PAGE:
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The fight was telecast as a joint production between Showtime and HBO and streamed via pay-per-view at around USD 100 per household, while tickets to the live event at the MGM Grand Hotel surged to nearly USD 7,500 each, generating more than USD 500 million in total revenue for the event.

But after the final bell was rung, the world was buzzing about an unexpected winner. While pay-per-view service generated more than USD 400 million dollars alone, sports writers and media analysts heralded live-streaming as the clear winner of the night. The underdog live-streaming platforms, indie-startup Meerkat and Twitter-backed Periscope, transmitted footage of the event from both inside the arena and from households watching the pay-per-view telecast, allowing thousands of viewers to watch the fight for free. Immediately after the fight, then-CEO of Twitter Dick Costolo cheekily summed up the match results in a 5 word tweet: “And the winner is… @Periscopeco”.

In early 2015, entrepreneur Ben Rubin debuted Meerkat at the South by Southwest Festival in Austin, Texas. The new web application made live-streaming more accessible and dynamic by packaging the technology into a user-friendly application for mobile devices and integrating the platform with social media sites. The app allowed users to live-stream content through the lens of their cellphone or tablet, similar to the video conferencing capabilities provided by Skype and FaceTime.

However, instead of intercommunicating between two users as with video conferencing, Meerkat put users in the role of a one-way video broadcaster. When a Meerkat user initiated a live-stream session, the app would tweet a link to the session via Twitter, allowing any number of users to click through and view the video in real time. Within two weeks, Meerkat had been downloaded to over 100,000 devices, with early adopters ranging from techies and celebrities to mainstream media outlets.

Soon after Meerkat’s successful debut, Twitter purchased a competing beta application, enhanced and expedited development, and launched Periscope on 26 March 2015. Similar to Meerkat, Periscope offered users the ability to live-stream video content from their mobile device, with links straight to their Twitter account. However, in addition, Periscope saved and posted all live-streamed video content to a user’s profile to be viewable for up to 24 hours.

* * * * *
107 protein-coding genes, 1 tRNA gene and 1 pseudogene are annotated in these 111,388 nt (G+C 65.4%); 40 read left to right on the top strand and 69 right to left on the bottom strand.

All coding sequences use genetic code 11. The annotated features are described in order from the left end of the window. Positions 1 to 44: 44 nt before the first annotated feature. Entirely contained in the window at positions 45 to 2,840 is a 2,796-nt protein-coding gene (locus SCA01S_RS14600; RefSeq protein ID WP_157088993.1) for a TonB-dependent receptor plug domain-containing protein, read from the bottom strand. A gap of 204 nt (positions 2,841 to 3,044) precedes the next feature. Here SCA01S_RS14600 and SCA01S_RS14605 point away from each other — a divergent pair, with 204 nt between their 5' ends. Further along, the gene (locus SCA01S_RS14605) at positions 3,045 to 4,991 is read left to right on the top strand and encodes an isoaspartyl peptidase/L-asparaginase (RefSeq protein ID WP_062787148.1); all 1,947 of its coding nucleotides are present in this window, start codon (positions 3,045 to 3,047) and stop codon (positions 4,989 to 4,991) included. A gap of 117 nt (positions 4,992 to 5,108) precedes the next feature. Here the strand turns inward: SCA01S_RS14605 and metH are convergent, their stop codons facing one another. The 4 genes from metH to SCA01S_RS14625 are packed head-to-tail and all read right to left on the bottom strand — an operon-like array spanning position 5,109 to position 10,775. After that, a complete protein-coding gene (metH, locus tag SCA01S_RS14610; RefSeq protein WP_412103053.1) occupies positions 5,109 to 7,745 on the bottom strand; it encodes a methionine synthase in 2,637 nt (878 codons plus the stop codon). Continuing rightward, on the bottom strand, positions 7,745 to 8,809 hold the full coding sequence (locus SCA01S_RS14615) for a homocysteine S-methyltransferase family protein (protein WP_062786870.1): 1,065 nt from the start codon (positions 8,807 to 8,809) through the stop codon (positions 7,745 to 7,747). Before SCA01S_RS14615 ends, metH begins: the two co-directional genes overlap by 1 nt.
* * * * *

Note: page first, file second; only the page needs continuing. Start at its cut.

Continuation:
While both apps may have started out in slightly different forms, each platform has since introduced features making them now very similar, such as the ability to save stream sessions to the app or device and interact with other uses. However in their current form, the apps still essentially allow a user to stream content one-way to an audience, with the content automatically deleted from the application either instantaneously or after a short period of time. While two-way real-time video conferencing has existed for many years, the instantaneous and transitory nature of the content transmitted through these applications combined with the breadth of a user’s audience is revolutionary.

These new platforms present unique concerns for media and entertainment companies in terms of intellectual property infringement and piracy. Both from a legal and a business perspective, the industry must creatively respond to the constantly changing face of content consumption.

This new technology is likely to have the greatest impact on live events and public performances.  Live events and public performances thrive on the novelty of real-time viewing, and therefore gain the most revenue from guest attendance at the performance and viewership of the initial broadcast. As the industry saw with the Mayweather-Pacquiao match, these platforms make it incredibly easy to transmit potentially infringing content to thousands of viewers in real-time. While the content may only be visible for a limited time, this could significantly affect ticket sales and advertising revenues.